Auditor evaluates Vermont’s COVID health care provider grants, some were improper

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Auditor evaluates Vermont’s COVID health care provider grants, some were improper

Mon, 03/21/2022 - 4:10pm -- tim
Hoffer Says Extremely Fast Grant Process Led to Millions in Improper Payments

Vermont Business Magazine State Auditor Doug Hoffer released an audit today of Vermont’s Health Care Stabilization Grant Program. Administered by the Agency of Human Services (AHS), the program issued 323 grant awards totaling $143.6 million to a wide range of health care providers. The audit reviewed $92.7 million of the awards and found that more than half of those payments – representing $7 million or 8% of the total grant money reviewed – were either too large or should not have been made at all per state statute and federal COVID rules.

Hoffer said: “The first year of the pandemic greatly disrupted Vermont’s health care system, and the Agency of Human Services acted quickly to deploy federal COVID money to allow health facilities to pay their bills. By moving so quickly, though, the application review process was not comprehensive. As a result, millions were distributed to entities who had not demonstrated they needed it, or to some whose use of the funds was contrary to state and federal rules. Every dollar that was improperly awarded was not available for other urgent needs like meals programs or housing assistance.”

The Health Care Stabilization Grant Program was designed to protect health care providers from lost revenue caused by the pandemic, and to cover expenses directly related to addressing COVID. The size of each grant was to be reduced by any other federal COVID funding the provider had received to avoid duplication. The audit encountered a variety of reasons AHS made overpayments, including:

  • Data in some providers’ applications did not agree with their supporting documentation or were inconsistent with Federal or State requirements.
  • Amounts received from other COVID-19 financial assistance programs were not correctly identified and therefore not used to reduce the award.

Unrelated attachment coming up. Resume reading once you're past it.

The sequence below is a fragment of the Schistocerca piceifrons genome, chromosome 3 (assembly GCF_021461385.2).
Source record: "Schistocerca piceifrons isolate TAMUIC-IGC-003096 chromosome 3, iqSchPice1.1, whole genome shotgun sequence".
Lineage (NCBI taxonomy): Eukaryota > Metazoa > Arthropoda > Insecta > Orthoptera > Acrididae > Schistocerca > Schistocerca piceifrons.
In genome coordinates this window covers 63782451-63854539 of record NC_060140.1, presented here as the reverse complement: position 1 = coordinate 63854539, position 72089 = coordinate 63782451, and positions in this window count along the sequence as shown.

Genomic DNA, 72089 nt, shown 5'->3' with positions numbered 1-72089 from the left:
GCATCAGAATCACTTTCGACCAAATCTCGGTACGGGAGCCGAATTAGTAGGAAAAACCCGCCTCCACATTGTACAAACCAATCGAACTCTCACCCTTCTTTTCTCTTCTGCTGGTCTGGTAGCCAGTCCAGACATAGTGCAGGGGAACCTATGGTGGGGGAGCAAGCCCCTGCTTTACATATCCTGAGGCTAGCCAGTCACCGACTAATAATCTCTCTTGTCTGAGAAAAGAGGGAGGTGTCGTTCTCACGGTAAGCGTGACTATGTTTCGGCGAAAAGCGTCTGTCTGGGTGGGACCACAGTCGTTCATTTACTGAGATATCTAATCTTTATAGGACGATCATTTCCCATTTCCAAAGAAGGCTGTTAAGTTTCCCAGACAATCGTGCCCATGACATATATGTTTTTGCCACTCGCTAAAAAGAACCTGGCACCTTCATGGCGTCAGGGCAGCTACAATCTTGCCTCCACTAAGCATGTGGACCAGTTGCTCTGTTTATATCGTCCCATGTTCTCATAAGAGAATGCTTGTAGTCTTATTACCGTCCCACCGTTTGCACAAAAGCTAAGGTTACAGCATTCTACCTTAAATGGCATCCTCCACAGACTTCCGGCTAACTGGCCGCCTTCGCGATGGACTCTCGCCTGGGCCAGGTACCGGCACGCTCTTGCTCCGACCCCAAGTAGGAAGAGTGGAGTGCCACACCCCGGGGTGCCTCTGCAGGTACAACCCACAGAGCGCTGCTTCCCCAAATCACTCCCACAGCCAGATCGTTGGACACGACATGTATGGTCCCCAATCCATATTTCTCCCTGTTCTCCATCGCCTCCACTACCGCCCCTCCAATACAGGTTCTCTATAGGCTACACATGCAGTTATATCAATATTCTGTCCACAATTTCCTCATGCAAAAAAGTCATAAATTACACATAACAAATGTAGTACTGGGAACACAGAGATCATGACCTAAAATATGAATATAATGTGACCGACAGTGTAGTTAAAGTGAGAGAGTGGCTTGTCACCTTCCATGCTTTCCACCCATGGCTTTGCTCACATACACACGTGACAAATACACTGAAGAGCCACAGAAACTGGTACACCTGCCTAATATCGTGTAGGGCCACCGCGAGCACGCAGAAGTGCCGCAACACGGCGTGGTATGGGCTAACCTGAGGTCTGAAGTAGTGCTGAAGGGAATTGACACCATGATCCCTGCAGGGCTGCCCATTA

• AHS’s application review process did not always notice when a provider did not submit required documentation or had submitted inconsistent or incomplete data.
  • AHS did not always follow-up with the provider on issues identified during its review.

In light of the audit’s findings, it is critical that AHS perform a thorough post-award validation review of awards to reveal any other improper payments. After receiving a draft copy of the audit, which raised concerns with the limited approach AHS intended to take, the Agency has improved their validation plan to review more applications and with more vigor. However, the Auditor remains concerned that AHS does not plan to determine if applicants received other federal COVID support, which could put Vermont taxpayers at significant risk.

Hoffer said: “Because so many health care providers performed so admirably during the pandemic and health care workers endured such stress, it can be tempting to shrug off findings that Health Care Stabilization grants were too large or shouldn’t have been made under state and federal requirements. But if the federal government identifies overpayments or improper use of COVID funds, the taxpayers of Vermont will be the ones who shoulder the burden of paying the money back. That’s why this audit, and our earlier review of the Economic Recovery Grant program which had similar findings, are so important. It’s not about criticizing the intent of the program; it’s about ensuring the money was used the way it was supposed to be.”

As an example, the Agency of Human Services responded to the audit by saying that, overall, they view the program as a success: the health care system received critical funding when it needed it most, and all funds were distributed within the federal guidelines.

As demonstrated by the overpayments they found in their analyses of HCS awards, the auditor maintains that it is inaccurate to state that all funds were distributed within Federal guidelines.

The following are examples, the audit states, of non-compliance with Federal requirements:

• Two providers were reimbursed for staff bonuses totaling $1.3 million. Staff bonuses are explicitly not allowed in the Treasury guidance.

• A provider overstated its COVID-19 expenses by $1.5 million, which was almost all due its submission of duplicate June 2020 COVID-19 related expenses.

• A provider did not report other Federal assistance that it received totaling almost $900,000. The U.S. Department of the Treasury FAQ states that payments from the CRF cannot be used to cover expenditures for which other reimbursement will be received.

Hoffer said: "This release deals with our latest audit of Vermont’s use of COVID funds. The findings are especially timely since the Senate is actively considering the request from the Governor to add tens of millions of dollars to the Capital Investment Program that my office has warned raises serious risks for noncompliance with the newly finalized federal rules."

To view the report, please click here.

Source: MONTPELIER, VT – State Auditor Doug Hoffer 3.21.2022